Hack All The Things In The Time You Save With This LED Pomodoro Timer

Do you want to use your time more productively but are tomato-averse? [Robin]’s LED Pomodoro timer could be the perfect hack for you.

The Pomodoro Technique is a time management solution developed in the late 1980s. The basic idea is to spend a very focused 25 minutes performing some activity such as working or studying and then take a 5-minute break. Many of its proponents use a tomato-shaped kitchen timer to alert them to switch between the two states, but [Robin] wanted to make his own and learn along the way.

First, he wanted to use an ATtiny85 and learn about its features. Specifically, he used its timers, PWM, and low-power sleep mode. [Robin] used Charlieplexing to drive a total of six LEDs. When the timer starts, five yellow LEDs are driven high to indicate each 5-minute slice of work time. A red LED is lit during the 5-minute break.

[Robin] also explored compact PCB design and fabrication. All components are SMD and his board is 4cm square. [Robin] is using this SMD buzzer for discrete feedback. He included a footprint for a six-pin ISP header and programmed it with pogo pins. The timer is completely interrupt-driven: one click of the tactile button starts the work counter, and the buzzer sounds when time is up. A second click starts the break counter.

[Robin] has made everything available in his GitHub repo and encourages you to use it. Time’s a-wastin’!

36 thoughts on “Hack All The Things In The Time You Save With This LED Pomodoro Timer

  1. There’s an App for that. Seems a tad superfluous making a custom bit of hardware to do what every smartphone can already do. Plus the app’s turn off the distractions that are on the phone (i.e. ringing, email alerts, sms alerts, etc.).

    1. Some people took note about the reality of smartphones, some people use them less and leave them at home these days. And some businesses also did and ask you to hand them at the entrance.

    1. *shrug* My job would be fine with it (electrical engineer.) And I would assume any job that is project based would also be fine with it.

      Any job where you are required to use your brain and concentration, how much productivity are you going to get out of someone if they are mentally fatigued? It’s not like you really stop thinking about it when you walk away. I find that when I am stuck on a problem that if I head out for a walk around the building I usually come back in with the solution. Sometimes I pull out my hand-held tetris game and play a round. My mind is still working on the problem, I am just giving it a break from the pressure.

      If your productivity depends on your creativity, concentration, and problem solving skills, there is no point in trying to force it. It doesn’t work.

      In fact, I think that’s the entire goal of this. For one, if you have multiple projects going on, it is too easy to get overwhelmed trying to work on all of them at once. What happens is that you end up just spinning your wheels on each one and they take much longer than it would if you could just focus on one at a time. And finally when the deadlines approach, you drop everything else and focus and magically you are done in no time.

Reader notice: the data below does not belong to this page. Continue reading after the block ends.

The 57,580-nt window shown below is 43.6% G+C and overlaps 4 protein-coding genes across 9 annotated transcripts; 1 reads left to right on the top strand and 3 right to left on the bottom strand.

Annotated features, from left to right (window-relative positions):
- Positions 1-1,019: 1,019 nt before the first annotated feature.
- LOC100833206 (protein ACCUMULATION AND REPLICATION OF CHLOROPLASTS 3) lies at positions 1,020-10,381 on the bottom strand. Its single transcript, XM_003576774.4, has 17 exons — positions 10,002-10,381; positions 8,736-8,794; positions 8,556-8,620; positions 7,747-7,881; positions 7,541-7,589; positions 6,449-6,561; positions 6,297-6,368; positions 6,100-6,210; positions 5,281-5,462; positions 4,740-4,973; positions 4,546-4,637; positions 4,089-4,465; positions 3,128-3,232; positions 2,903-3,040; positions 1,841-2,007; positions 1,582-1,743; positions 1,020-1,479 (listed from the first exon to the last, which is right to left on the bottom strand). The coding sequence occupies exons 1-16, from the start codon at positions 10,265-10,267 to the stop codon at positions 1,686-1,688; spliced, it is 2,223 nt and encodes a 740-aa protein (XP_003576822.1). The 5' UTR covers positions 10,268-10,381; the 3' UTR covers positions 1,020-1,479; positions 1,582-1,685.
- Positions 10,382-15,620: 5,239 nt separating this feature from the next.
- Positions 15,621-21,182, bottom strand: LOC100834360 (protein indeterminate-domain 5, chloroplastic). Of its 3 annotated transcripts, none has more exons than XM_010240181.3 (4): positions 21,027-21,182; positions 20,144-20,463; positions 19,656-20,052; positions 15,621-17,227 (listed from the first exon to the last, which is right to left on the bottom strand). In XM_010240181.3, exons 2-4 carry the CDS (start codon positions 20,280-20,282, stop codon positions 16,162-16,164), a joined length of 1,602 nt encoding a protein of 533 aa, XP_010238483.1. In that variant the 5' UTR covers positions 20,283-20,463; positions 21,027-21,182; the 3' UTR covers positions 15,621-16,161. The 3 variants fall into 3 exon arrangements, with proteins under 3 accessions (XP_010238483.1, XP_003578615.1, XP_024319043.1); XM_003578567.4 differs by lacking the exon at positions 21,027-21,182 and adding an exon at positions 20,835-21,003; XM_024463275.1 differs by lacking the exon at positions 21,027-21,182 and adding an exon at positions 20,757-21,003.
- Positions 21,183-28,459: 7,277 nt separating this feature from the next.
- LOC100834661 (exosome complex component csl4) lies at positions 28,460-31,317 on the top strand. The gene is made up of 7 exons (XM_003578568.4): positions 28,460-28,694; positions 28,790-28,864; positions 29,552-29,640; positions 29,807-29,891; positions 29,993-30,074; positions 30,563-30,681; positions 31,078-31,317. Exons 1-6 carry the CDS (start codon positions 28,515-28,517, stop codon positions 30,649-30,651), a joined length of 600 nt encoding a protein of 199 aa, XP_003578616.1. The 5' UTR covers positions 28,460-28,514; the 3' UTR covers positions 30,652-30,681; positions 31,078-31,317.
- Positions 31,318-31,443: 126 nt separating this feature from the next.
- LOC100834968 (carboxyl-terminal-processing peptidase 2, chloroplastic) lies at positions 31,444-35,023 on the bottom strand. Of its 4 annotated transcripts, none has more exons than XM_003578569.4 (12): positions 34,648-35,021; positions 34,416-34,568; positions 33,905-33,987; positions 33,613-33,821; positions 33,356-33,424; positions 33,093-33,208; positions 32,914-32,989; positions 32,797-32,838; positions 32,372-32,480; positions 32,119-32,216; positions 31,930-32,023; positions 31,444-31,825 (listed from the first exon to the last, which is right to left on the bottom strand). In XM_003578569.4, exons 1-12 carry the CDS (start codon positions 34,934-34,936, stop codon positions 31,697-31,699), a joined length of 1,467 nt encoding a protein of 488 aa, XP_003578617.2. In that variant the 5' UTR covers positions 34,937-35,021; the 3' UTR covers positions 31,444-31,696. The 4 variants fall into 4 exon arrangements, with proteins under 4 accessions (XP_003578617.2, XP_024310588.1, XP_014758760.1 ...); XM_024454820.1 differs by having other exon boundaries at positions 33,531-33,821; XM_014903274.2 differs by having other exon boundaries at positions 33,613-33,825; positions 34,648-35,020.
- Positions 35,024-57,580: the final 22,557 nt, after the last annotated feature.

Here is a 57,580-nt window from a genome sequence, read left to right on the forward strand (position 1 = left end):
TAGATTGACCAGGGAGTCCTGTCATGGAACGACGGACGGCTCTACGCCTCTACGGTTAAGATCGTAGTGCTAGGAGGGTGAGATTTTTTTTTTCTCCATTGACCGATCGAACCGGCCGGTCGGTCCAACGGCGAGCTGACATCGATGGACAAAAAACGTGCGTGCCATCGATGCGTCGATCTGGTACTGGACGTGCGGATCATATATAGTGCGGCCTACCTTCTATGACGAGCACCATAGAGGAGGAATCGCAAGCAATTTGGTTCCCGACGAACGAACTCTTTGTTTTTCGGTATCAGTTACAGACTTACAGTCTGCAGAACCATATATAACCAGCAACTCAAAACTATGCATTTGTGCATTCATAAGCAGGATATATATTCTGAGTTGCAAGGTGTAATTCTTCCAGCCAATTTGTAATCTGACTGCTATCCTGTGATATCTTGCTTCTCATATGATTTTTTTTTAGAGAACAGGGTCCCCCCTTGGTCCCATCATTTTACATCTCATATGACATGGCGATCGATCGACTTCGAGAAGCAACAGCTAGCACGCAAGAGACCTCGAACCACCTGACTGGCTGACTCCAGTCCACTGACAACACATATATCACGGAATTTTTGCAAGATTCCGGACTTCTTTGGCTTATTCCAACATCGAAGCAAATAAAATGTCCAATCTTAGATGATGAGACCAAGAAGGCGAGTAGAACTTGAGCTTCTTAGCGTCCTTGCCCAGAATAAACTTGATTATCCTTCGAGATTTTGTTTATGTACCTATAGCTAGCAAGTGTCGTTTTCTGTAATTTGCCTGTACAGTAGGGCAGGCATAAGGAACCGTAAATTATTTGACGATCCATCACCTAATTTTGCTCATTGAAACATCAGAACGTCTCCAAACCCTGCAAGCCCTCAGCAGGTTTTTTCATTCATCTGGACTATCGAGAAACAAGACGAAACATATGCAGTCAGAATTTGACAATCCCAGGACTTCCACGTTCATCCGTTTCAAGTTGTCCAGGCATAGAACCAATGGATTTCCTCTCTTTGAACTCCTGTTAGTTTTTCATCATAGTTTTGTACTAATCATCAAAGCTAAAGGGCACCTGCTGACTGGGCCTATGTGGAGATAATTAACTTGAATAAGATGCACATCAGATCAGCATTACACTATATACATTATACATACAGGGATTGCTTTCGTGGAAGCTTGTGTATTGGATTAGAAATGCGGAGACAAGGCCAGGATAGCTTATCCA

My work actually has re-iterated through training sessions this exact technique several times (but didn’t give us timers.)

    1. There are two reasons. 1/ I wanted to keep the board low-profile, nothing is sticking out more than 3-4 mm. 2/ I didn’t have any lying around ;)
      To be honest, I cheated a bit and soldered a header on my first prototype when I was actively developing the code and uploads were frequent.

    1. Hello Mats, you are right, there is no decoupling cap… But the supply should be very clean. Problem could arise when switching the buzzer. In practice, it seems to be robust enough.

    2. If you want to stop solder tracking down unmasked copper, you can use an old plumbing trick. If you draw a line across the track with a regular graphite pencil, the graphite will act as an anti-flux, stopping the solder from sticking to the copper. Try it on a copper pipe, if you mark it with a pencil, the solder will not stick.

  2. I hope it took less than 25 minutes to design.. or bing bing fail! heh.. but seriously, I like the timed work idea, but just cant be forced to take a break sometimes, while other times I take too many. hmm..

    1. You got me there! :)
      I also found that the technique needs to be adapted depending on the job. Typically, it is great to attack tasks I am putting off. For things I like, I can concentrate for longer.

      1. Ok yeah. I can see it doing great things for me on my list of procrastinated projects. Get 20 minutes of good hard work on it, followed by ‘mendokusai’ time (cant be bothered.. back to procrastinating).

  3. I’m using this same style battery and clip holder for a project of mine. I want to put a gold contact pad on the negative contact (to prevent oxidation on the pad). But repeated searches on Digikey have been fruitless. Anyone have a part #? Any help would be appreciated.

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